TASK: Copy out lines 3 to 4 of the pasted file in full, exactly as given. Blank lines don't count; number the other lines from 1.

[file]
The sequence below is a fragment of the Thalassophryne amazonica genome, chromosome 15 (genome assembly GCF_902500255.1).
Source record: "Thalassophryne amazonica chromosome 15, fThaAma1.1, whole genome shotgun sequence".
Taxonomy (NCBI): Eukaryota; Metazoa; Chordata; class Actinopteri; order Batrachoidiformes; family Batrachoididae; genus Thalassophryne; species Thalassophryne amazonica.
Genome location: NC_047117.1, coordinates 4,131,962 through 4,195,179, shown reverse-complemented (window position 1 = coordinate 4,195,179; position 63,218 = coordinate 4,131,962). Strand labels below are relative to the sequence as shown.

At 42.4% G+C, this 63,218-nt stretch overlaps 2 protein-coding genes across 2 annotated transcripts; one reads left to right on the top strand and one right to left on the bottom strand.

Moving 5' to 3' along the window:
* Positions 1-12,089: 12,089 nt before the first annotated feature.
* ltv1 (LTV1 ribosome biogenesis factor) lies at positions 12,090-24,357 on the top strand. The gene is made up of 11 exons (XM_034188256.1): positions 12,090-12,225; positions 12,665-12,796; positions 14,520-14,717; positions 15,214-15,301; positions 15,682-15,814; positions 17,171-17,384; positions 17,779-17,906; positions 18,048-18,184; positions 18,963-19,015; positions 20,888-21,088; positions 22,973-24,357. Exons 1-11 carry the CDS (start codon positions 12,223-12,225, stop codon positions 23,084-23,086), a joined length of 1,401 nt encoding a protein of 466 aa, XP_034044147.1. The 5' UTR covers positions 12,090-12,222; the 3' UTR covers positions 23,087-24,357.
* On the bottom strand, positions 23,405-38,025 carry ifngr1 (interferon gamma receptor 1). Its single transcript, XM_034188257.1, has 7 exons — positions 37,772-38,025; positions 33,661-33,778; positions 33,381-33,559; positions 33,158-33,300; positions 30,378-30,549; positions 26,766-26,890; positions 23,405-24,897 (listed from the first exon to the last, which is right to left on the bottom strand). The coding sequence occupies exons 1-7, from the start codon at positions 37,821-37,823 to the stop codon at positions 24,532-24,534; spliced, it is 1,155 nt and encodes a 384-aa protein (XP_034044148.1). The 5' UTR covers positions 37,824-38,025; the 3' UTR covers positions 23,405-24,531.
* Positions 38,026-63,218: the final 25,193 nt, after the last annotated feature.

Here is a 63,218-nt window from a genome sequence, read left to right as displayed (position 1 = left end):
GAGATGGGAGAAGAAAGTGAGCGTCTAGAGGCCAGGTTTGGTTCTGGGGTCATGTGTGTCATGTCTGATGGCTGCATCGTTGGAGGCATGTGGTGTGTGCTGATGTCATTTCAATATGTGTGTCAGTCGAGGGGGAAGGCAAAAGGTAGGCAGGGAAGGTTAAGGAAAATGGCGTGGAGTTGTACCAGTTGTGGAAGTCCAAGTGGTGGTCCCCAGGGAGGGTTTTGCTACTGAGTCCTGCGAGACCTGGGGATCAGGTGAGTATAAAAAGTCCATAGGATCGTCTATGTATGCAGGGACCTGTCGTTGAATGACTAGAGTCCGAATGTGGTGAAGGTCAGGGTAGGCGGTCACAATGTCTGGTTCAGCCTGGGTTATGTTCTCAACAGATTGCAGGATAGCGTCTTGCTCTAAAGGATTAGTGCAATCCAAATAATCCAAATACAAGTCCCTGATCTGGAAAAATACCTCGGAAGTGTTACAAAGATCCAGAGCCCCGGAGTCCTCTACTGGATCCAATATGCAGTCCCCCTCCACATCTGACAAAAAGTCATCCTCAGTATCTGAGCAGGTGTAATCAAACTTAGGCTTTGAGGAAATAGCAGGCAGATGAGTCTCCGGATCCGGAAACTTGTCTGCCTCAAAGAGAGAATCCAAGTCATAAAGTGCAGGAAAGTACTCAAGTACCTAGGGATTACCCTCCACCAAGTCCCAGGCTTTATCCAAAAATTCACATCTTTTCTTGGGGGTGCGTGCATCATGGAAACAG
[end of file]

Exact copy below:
Taxonomy (NCBI): Eukaryota; Metazoa; Chordata; class Actinopteri; order Batrachoidiformes; family Batrachoididae; genus Thalassophryne; species Thalassophryne amazonica.
Genome location: NC_047117.1, coordinates 4,131,962 through 4,195,179, shown reverse-complemented (window position 1 = coordinate 4,195,179; position 63,218 = coordinate 4,131,962). Strand labels below are relative to the sequence as shown.